Marching Forward: A Vision for Transformation in American Policing and Public Safety

Dr. Antonio M. Oftelie
14 min readJun 11, 2020


Black Lives Matter Movement participants on the march in New York City.

I grew up on 28th and Lake Street in the heart of Minneapolis’ Third Precinct. I also grew up with a stepfather who when drunk would take out life’s frustrations by throwing anything in his path across rooms and through windows. Kids with raging fathers want someone — anyone — to intervene. Unfortunately, my circle of uncles, neighbors, and family friends were all afraid to step in. But the cops of the Third Precinct — they weren’t afraid. On more than one occasion, their pounding on the front door was the difference between blood and peace. Maybe their authority intimidated my stepfather. Maybe he feared an arrest. It didn’t matter to me at that age. Just knowing the police were minutes away helped me to sleep at night.

But on May 28th, 2020, I was jolted from my sleep. That morning, my son sent me a text saying he had never woken up so sad. Four police officers from the Third Precinct had murdered a man named George Floyd.

Just days later, the Third Precinct burned to the ground. The four officers were charged. And the Minneapolis City Council voted to disband the police.

What do we do next?

This transformation of policing will be the biggest civil rights issue of our time. And it will become clear how intricately tied “public safety” is to health, education, human services, community development and other social and economic sectors as we envision how to create public safety that works for all of us. For me, transformation of public safety is both personal and professional. As an Afro-Latino man I look forward to the day when I won’t grieve the loss of yet another Black life at the hands of police. I also honor the safety I knew as a child because of the police. And as a leadership and strategy expert who works with communities and police chiefs to reform and re-imagine the future of public safety, I have insight into the opportunities and challenges this new era will bring.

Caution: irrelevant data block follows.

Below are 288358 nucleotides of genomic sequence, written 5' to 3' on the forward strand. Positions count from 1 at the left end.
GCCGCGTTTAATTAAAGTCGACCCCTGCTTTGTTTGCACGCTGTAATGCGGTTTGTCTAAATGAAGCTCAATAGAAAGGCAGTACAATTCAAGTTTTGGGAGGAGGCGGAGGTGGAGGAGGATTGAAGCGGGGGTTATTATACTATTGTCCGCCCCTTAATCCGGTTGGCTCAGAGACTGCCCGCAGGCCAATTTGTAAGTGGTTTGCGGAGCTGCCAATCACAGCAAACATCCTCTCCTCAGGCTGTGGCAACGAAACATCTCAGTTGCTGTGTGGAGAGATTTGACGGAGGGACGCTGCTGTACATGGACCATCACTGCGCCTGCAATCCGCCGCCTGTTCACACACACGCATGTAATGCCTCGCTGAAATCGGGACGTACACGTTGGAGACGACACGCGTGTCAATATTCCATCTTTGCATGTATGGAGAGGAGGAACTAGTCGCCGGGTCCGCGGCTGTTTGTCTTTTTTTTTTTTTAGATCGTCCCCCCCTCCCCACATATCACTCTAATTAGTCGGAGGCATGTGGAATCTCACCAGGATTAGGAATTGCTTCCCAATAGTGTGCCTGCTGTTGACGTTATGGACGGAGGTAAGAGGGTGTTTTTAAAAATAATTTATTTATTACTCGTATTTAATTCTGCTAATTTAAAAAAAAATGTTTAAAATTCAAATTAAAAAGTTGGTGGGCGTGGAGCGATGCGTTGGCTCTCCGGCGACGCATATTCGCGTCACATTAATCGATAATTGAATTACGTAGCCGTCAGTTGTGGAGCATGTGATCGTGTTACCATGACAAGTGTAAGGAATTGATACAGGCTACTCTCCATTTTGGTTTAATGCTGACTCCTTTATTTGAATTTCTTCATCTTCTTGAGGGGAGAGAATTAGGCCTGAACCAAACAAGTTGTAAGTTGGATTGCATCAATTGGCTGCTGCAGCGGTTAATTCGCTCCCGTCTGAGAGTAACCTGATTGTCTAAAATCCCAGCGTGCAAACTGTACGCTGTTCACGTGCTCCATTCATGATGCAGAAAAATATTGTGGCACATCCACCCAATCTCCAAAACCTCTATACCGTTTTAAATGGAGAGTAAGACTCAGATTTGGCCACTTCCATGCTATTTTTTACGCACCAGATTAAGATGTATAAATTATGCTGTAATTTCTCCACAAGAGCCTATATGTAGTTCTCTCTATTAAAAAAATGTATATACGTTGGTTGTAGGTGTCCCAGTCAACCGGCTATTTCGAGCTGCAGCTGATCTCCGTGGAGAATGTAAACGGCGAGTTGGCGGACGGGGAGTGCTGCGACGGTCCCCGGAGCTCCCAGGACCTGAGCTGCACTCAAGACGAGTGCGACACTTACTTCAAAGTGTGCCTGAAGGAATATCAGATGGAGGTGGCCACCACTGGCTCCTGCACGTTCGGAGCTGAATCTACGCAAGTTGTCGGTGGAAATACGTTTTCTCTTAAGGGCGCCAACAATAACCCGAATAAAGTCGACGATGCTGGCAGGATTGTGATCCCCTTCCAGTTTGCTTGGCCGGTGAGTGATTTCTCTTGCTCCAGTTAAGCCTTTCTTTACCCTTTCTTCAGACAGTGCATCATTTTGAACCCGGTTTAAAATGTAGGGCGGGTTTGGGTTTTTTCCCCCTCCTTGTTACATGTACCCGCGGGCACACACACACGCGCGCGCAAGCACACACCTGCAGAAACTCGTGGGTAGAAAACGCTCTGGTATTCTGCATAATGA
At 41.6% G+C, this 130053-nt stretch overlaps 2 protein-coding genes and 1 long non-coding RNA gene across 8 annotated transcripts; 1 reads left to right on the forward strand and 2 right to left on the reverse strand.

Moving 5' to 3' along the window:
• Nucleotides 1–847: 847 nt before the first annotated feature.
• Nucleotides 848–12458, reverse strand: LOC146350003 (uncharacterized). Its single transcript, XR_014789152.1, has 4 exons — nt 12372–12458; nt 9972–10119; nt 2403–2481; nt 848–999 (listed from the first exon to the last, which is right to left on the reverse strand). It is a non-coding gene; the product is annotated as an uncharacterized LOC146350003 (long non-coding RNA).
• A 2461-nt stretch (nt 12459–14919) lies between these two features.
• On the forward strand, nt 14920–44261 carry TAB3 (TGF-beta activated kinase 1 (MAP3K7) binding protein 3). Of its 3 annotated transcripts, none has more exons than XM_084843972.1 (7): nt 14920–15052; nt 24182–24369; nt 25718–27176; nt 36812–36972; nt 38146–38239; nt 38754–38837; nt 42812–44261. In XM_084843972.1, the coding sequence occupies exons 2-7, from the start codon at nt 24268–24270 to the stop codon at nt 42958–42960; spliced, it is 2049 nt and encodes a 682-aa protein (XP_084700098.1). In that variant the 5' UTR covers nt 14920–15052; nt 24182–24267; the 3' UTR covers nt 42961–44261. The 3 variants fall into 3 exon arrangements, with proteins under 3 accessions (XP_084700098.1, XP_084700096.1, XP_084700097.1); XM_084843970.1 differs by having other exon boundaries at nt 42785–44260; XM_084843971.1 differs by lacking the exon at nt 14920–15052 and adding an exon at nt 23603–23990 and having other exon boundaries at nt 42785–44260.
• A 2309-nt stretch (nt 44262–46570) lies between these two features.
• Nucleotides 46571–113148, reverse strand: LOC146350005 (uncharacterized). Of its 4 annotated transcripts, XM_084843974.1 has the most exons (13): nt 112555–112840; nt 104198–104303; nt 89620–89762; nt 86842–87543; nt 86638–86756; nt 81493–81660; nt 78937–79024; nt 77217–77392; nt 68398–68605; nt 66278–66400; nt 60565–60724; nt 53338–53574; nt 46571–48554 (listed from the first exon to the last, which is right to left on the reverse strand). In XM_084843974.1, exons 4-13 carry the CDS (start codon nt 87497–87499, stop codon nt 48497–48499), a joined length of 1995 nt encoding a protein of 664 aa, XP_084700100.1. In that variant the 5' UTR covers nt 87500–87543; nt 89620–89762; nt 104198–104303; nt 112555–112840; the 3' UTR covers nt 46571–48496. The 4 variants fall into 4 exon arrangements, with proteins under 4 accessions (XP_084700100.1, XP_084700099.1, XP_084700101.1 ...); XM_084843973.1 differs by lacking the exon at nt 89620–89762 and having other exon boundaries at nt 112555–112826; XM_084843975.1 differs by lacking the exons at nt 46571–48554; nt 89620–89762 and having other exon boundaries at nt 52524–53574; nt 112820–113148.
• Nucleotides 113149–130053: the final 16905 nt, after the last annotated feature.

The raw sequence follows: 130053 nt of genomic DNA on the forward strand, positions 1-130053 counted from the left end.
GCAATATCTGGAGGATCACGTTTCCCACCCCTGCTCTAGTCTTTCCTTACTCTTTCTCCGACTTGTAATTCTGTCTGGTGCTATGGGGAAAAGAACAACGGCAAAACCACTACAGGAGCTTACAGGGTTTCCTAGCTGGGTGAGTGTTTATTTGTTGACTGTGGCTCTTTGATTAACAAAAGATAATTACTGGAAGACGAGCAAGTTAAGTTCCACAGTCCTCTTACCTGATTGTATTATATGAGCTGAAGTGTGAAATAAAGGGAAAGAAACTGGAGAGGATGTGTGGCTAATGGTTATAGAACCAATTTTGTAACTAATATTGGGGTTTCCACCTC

Many people are asking where we start. How about with a couple of truths we must hold in our heads and our hearts?

The first truth: Cops spend approximately 80 percent of their time helping vulnerable people who are in tough situations at pivotal moments. From checking on a mother with children who wants to feel safe, to helping an elderly person with dementia find his way home, to diverting a teen engaging in risky behaviors like cutting school or flirting with petty crimes, to staging an intervention with a citizen suffering a dangerous mental health breakdown, most policing involves providing service to vulnerable people in the community. The balance of a police officer’s time, approximately 20 percent, is spent responding to an incident where some form of force or citizen detainment may be needed. And the vast majority of police officers work a lifetime in policing and retire without ever firing a bullet. These were the cops I counted on as a child. I knew I needed them then, and today it remains true that I never want anyone in a situation like I was in to face it alone.

But there is a second, ugly truth. According to the Federal Bureau of Investigation, more than 1,000 people are killed by police each year — and that’s just the documented cases. The majority of these killings are of white people, but down the line, from stop and frisk to detainment to murder, Black people in America are suffering disproportionately at the hands of police. It’s as true in Minneapolis as anywhere in our nation. Just last week, The New York Times shared data showing that Minneapolis cops use force on Black people seven times more often than they do on whites. Minnesotans are marching not because Officer Chauvin’s execution of George Floyd was a departure from the norm, but because Black people in Minneapolis have been disproportionately disrespected, harmed, and killed by police for generations. As an adult with a wider lens on the world, I know that no one should experience police brutality or be killed unjustly by police. And I’m sick and tired of knowing young Black and Brown kids live life fearing the police, unable to freely play, to learn, to thrive.